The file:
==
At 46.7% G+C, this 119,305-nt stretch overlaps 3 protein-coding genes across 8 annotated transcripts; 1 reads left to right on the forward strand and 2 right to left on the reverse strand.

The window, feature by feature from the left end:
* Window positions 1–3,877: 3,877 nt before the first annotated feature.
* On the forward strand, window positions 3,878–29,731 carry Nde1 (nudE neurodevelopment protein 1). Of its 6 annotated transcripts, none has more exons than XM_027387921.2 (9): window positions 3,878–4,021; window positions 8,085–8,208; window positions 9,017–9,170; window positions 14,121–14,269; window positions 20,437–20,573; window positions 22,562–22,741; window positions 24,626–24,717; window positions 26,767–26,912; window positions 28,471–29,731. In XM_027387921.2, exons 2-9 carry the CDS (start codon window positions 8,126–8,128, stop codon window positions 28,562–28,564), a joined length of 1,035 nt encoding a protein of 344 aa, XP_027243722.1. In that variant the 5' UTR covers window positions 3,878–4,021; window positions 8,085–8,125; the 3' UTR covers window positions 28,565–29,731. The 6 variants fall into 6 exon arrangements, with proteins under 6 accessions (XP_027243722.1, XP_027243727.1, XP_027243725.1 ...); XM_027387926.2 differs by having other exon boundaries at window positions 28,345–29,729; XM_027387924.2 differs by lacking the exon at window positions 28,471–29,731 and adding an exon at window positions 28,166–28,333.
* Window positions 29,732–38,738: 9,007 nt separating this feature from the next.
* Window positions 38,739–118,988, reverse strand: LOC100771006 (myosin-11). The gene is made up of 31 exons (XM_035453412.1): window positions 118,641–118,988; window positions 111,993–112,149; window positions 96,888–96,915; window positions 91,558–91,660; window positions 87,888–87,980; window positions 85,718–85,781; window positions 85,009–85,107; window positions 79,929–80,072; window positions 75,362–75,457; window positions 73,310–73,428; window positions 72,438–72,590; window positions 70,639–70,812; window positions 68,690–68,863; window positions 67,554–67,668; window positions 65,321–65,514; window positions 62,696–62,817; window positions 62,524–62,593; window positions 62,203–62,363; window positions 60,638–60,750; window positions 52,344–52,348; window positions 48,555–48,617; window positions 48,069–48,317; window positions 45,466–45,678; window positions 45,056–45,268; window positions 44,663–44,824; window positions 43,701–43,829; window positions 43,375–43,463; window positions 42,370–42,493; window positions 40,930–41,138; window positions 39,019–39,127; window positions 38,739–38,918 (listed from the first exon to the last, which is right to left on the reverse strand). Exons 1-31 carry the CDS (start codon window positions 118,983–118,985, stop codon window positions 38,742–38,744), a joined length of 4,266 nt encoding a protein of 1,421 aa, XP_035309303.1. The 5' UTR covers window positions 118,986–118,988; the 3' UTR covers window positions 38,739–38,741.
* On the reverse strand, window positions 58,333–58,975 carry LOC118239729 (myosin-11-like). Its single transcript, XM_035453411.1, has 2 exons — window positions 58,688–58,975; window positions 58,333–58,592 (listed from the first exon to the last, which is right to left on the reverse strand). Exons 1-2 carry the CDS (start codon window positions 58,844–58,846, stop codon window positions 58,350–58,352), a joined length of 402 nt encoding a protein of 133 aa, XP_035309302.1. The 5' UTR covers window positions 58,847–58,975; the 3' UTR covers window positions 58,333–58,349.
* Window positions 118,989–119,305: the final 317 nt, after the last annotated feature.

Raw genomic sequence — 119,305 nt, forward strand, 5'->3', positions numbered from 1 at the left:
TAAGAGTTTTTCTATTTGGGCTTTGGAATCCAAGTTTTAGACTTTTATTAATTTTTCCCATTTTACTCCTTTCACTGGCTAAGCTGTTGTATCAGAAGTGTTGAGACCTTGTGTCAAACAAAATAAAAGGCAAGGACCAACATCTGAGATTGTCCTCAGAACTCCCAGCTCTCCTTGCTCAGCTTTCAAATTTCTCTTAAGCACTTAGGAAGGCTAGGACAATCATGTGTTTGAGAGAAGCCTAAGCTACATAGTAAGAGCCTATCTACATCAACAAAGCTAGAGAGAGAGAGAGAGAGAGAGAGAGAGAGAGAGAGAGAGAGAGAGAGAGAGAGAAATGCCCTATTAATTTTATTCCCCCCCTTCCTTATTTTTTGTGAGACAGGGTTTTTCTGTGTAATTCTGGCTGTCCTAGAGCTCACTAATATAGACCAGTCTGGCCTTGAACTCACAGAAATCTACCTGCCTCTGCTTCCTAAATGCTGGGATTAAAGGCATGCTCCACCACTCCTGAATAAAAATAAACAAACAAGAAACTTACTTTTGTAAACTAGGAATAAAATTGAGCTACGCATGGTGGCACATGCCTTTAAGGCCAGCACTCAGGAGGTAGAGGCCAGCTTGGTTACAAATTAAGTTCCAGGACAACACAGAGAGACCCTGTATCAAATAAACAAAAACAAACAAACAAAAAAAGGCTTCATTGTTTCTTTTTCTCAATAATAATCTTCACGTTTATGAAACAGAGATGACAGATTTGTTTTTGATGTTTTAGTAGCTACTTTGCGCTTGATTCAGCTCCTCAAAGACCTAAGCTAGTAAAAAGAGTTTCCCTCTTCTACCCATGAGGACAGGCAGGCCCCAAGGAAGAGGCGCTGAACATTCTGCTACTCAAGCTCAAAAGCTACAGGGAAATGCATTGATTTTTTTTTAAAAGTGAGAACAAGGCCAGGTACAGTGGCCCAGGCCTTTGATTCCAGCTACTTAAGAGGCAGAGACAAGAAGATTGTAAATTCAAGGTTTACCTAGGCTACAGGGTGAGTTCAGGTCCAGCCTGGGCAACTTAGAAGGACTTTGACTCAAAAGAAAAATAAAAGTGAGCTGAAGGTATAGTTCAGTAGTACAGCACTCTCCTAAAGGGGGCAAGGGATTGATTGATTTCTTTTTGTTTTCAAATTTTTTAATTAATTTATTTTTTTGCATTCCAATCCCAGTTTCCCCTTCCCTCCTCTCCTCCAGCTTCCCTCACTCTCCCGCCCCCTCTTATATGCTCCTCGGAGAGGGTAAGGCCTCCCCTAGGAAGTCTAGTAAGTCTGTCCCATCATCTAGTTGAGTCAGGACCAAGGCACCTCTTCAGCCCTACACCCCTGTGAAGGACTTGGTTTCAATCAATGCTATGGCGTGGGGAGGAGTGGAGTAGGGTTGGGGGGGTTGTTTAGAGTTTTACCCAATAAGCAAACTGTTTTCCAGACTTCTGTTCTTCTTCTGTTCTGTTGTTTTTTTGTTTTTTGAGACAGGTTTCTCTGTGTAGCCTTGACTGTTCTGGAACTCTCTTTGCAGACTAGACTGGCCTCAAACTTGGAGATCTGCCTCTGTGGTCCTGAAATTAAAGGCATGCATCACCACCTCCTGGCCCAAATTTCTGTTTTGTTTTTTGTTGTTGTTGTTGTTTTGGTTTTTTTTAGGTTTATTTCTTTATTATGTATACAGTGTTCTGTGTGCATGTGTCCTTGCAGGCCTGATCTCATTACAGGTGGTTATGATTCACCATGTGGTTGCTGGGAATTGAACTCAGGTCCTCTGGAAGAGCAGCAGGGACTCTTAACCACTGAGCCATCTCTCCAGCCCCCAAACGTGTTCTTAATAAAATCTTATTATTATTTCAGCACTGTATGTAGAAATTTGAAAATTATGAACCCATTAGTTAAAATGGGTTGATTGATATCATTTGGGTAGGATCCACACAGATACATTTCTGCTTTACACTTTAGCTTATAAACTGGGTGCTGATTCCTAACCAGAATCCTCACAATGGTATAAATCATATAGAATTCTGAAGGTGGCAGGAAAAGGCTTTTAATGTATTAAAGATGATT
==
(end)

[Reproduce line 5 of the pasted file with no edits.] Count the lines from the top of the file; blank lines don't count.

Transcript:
* Window positions 29,732–38,738: 9,007 nt separating this feature from the next.